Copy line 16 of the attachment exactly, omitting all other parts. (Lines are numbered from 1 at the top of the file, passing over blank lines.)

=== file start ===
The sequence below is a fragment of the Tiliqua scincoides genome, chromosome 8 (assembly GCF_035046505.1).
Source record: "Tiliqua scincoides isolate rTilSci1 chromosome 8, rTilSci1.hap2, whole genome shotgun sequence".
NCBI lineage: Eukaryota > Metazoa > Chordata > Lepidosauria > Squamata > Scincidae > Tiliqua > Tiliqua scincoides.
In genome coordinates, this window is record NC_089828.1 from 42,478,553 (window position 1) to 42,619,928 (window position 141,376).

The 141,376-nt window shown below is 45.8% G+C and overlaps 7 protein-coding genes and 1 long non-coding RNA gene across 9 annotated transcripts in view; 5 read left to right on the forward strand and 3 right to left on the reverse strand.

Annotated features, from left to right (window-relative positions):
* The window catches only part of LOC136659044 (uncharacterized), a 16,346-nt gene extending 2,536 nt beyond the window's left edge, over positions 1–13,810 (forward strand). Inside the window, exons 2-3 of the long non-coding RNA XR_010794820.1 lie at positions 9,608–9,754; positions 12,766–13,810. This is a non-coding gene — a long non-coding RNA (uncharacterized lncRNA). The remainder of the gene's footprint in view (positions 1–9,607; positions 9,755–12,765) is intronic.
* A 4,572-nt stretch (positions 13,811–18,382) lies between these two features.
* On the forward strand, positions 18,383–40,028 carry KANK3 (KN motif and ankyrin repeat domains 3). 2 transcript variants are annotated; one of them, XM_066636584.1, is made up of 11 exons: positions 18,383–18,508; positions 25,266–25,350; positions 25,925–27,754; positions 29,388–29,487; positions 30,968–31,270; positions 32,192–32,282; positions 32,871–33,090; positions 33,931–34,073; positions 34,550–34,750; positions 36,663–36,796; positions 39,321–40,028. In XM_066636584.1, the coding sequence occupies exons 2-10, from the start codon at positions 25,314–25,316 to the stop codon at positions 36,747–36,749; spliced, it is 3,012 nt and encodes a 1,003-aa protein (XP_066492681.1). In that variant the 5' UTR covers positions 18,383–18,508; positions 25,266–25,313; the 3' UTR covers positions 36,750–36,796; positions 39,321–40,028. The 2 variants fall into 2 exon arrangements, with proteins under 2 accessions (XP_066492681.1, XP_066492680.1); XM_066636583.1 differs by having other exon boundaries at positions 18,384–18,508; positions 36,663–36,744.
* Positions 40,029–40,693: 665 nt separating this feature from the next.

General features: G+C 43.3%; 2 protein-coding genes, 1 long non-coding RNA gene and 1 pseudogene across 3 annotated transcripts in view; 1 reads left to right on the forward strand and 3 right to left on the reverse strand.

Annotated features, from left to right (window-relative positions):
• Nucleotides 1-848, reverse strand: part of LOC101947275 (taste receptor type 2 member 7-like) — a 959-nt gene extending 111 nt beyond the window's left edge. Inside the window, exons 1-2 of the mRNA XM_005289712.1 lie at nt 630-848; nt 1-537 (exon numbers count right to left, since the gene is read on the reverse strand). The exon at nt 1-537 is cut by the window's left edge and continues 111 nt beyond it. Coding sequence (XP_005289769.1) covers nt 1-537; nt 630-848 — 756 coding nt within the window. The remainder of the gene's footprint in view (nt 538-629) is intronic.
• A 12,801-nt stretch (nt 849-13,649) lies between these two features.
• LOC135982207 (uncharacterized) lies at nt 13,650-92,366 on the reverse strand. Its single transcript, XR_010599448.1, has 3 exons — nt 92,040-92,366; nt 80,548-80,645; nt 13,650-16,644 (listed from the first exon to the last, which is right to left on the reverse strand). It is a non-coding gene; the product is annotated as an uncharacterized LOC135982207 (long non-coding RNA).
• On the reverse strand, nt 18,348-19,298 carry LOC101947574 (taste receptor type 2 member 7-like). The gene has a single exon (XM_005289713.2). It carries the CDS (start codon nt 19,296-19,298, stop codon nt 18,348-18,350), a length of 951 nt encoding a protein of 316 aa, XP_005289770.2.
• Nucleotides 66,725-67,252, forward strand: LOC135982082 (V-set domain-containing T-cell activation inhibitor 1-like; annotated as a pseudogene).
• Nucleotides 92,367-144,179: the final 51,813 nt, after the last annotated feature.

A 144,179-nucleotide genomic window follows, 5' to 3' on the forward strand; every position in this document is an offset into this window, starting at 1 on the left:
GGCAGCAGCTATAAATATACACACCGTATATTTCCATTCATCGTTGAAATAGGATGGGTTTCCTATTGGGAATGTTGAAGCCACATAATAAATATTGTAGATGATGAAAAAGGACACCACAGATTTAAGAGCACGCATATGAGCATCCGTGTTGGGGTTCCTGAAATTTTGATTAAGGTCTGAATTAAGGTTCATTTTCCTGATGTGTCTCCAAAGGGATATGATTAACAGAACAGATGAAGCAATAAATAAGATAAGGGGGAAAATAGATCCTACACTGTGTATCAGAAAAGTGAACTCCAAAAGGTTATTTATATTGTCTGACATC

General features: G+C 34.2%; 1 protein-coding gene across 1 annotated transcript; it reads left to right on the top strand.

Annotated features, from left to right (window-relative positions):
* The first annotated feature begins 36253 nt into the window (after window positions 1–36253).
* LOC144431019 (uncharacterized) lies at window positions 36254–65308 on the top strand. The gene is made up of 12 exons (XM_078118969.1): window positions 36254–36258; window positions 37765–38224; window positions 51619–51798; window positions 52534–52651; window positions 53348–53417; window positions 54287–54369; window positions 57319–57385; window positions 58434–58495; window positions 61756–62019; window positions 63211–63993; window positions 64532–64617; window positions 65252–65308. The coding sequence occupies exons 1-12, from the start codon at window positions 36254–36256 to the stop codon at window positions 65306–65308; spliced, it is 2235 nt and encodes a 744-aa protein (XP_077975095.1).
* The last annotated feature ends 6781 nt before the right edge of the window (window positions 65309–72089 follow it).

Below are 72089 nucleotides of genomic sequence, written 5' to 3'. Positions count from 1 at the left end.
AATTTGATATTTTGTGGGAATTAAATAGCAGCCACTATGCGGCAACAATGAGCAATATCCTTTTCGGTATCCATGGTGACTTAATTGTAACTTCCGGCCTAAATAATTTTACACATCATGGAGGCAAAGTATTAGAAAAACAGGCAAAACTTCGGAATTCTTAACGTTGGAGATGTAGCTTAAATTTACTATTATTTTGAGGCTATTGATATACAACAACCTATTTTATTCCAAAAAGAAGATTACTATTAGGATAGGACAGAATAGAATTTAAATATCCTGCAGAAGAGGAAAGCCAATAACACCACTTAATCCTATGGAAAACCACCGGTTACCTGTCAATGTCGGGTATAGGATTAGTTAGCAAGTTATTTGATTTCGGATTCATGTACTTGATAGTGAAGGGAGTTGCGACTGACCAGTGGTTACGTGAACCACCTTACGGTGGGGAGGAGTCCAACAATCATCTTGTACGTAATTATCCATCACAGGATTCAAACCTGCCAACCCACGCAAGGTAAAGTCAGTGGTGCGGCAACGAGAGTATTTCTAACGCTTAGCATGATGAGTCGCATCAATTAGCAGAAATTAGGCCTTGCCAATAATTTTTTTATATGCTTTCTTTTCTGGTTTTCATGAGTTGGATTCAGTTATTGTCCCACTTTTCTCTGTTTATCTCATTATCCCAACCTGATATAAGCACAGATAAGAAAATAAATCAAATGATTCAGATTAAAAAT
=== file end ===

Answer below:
• On the reverse strand, nt 18,348-19,298 carry LOC101947574 (taste receptor type 2 member 7-like). The gene has a single exon (XM_005289713.2). It carries the CDS (start codon nt 19,296-19,298, stop codon nt 18,348-18,350), a length of 951 nt encoding a protein of 316 aa, XP_005289770.2.